in The supernatural in early modern Scotland
Derek Johnston

this folk culture often saw what they collected as the remnants of a larger, lost culture, and so as things that needed to be gathered and preserved by the educated middle classes as a way of protecting and reinvigorating the national culture. This counts just as well for the eighteenth-century antiquarians and collectors of folk tales at the birth of modern nationhood as it

in Folk horror on film
Open Access (free)
The cartographic consciousness of Irish gothic fiction
Christina Morin

seventeenth-century India. 81 Similarly, Owenson's The novice of Saint Dominick (1805) operates as what Wright identifies as an ‘outsider national tale’, or ‘[a] national [tale] about nations of which the author is not a member’. 82 Its consideration of fourteenth-century France and its interfaith marriage of Catholic heroine and Huguenot hero point to the complex ways in which Irish authors looked beyond Anglo-Irish encounters in their works to negotiate and define modern nationhood in the early nineteenth century. Underlining the varied nature of

in The gothic novel in Ireland, c. 1760–1829
Open Access (free)
Regina Maria Roche, the Minerva Press, and the bibliographic spread of Irish gothic fiction
Christina Morin

part, is centrally concerned with an investigation of Irish identity and nationhood more commonly associated with the Irish national tale than the contemporary gothic novel. 117 Clermont , too, betrays a real interest in Ireland, particularly in its depiction of Lord Dunlere, the heroine's maternal grandfather and a native Irishman banished to the Continent thanks to ‘his attachment to that unhappy Prince [James II]’. 118 Described as ‘one of the most faithful and zealous supporters’ of the Jacobite cause in Ireland, Lord Dunlere loses his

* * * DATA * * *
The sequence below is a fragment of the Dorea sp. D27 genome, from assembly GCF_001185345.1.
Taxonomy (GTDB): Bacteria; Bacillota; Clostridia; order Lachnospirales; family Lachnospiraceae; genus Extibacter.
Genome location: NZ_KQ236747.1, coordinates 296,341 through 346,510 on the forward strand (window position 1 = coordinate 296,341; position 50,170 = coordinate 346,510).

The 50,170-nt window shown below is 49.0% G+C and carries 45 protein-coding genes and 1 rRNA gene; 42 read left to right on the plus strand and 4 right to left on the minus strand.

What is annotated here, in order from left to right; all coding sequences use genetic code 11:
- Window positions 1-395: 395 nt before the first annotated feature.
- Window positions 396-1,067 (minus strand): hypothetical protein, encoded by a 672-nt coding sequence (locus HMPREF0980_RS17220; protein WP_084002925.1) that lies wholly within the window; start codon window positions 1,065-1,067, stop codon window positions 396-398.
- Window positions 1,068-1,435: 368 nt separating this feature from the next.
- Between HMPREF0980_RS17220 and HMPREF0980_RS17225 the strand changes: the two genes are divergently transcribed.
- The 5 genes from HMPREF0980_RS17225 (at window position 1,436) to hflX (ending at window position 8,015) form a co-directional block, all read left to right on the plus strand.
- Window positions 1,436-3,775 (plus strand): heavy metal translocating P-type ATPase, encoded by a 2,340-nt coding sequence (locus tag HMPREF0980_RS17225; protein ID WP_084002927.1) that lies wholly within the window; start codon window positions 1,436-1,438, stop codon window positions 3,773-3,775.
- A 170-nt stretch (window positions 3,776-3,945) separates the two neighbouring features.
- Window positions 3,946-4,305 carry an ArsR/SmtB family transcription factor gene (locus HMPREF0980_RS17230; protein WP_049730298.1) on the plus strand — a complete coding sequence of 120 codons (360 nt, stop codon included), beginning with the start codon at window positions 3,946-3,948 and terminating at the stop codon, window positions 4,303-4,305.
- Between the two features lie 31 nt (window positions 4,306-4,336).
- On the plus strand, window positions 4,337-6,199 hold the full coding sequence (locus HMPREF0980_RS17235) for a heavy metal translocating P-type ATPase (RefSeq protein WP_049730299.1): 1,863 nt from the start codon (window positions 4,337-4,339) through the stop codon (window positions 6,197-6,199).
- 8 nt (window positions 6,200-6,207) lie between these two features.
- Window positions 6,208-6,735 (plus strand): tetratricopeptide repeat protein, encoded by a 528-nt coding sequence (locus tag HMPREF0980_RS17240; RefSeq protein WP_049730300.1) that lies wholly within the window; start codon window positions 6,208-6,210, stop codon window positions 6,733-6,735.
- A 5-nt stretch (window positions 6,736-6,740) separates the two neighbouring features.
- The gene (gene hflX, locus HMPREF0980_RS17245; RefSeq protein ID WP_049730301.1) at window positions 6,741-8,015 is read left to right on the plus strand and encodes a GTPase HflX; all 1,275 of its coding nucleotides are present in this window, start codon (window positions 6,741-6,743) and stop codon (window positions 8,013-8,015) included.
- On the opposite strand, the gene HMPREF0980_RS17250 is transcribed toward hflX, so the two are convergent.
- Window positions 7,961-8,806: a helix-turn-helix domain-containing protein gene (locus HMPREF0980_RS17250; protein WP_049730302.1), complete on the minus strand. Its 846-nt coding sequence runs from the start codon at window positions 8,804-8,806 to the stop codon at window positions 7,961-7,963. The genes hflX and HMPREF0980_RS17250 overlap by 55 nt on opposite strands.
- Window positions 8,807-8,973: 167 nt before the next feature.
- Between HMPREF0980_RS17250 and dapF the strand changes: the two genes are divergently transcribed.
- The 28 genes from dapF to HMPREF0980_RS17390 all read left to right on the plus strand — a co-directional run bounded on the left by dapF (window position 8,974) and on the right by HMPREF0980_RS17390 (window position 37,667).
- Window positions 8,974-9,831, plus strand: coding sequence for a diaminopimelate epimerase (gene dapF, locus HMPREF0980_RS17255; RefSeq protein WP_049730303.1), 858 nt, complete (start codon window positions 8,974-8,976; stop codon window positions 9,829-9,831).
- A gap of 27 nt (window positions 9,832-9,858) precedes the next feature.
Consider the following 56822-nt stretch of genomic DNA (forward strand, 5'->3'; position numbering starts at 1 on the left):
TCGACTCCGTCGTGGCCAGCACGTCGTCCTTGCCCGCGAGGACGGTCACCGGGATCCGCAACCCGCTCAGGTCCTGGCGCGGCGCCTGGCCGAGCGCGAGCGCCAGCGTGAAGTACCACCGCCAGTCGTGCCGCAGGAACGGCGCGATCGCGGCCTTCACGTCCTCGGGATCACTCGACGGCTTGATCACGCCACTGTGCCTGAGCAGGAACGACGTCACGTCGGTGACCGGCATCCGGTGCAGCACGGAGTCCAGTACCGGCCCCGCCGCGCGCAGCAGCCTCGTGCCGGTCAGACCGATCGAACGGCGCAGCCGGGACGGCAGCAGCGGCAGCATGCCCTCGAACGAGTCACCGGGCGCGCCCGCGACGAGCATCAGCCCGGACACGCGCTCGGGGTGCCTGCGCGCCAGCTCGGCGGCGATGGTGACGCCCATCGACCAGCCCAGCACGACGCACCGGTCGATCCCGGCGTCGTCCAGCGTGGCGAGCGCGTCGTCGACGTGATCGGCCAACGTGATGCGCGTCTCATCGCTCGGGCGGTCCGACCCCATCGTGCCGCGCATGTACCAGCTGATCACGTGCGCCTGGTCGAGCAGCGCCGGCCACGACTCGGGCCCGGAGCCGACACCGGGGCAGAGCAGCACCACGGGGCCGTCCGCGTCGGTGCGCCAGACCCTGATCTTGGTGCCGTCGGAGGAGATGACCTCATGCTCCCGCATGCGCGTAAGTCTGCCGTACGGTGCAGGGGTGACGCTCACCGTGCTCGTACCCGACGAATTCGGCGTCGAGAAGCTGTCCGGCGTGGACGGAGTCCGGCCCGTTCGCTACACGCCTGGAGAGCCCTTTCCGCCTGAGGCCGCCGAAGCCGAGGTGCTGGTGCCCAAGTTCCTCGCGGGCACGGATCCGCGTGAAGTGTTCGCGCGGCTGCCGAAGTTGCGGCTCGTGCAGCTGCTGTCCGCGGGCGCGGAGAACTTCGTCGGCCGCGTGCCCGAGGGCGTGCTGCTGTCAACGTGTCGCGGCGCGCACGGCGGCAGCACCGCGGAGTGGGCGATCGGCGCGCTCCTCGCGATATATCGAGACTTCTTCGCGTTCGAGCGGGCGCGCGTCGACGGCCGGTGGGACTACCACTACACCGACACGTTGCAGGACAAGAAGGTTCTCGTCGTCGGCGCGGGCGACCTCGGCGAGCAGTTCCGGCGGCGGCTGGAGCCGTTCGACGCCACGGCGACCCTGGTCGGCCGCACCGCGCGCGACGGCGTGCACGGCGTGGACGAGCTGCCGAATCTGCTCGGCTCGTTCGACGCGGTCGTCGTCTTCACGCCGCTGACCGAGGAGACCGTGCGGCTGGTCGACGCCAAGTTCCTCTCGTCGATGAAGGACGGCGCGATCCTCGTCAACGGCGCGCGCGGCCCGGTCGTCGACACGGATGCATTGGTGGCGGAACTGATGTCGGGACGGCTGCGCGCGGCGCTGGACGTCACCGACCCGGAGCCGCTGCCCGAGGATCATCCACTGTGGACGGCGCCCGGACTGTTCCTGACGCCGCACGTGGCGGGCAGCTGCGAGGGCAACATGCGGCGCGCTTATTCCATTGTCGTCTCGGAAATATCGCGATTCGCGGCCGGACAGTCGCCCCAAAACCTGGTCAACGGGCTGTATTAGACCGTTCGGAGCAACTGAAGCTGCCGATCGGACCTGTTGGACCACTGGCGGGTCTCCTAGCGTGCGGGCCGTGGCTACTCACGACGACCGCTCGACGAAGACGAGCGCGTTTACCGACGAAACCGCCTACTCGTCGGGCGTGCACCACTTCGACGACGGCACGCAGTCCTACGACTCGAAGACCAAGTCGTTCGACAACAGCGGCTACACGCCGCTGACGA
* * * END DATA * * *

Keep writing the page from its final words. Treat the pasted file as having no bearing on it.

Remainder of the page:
in The gothic novel in Ireland, c. 1760–1829
Transnational harvest horror and racial vulnerability at the turn of the millennium
Sara Wasson

, for example, that, although the nation’s first heart transplant was full of ambivalence for the donor kin, media coverage elided that complexity. 56 Cinema of the 1990s also uses transplantation plots to celebrate Indian nationhood and communities, and particularly to valorise ‘the familial order of giving eroded by selfish Western modernity’. 57 Padmanabhan’s play contrasts with both these discourses. Padmanabhan’s play engages gender in ways that both echo and deviate from the gendering at play in the turn-of-the-millennium Indian markets on which it

in Transplantation Gothic
Domhnall Uilleam Stiùbhart

, Imagination and Nationhood ( London : Palgrave Macmillan , 2017 ).

in The supernatural in early modern Scotland
The material production of American literature in nineteenth-century Britain
Katie McGettigan

, arguing that a print culture in which multiple imports and reprints circulated alongside one another led to the British perception of American literature as radically material. I then examine reprints of James Fenimore Cooper’s The Pilot and Charles Brockden Brown’s Edgar Huntly in the early numbers of Henry Colburn and Richard Bentley’s influential ‘Standard Novels’ series (1831–55), whose illustrations and prefaces amplify connections between transatlantic circulation and the American nationhood articulated

in Interventions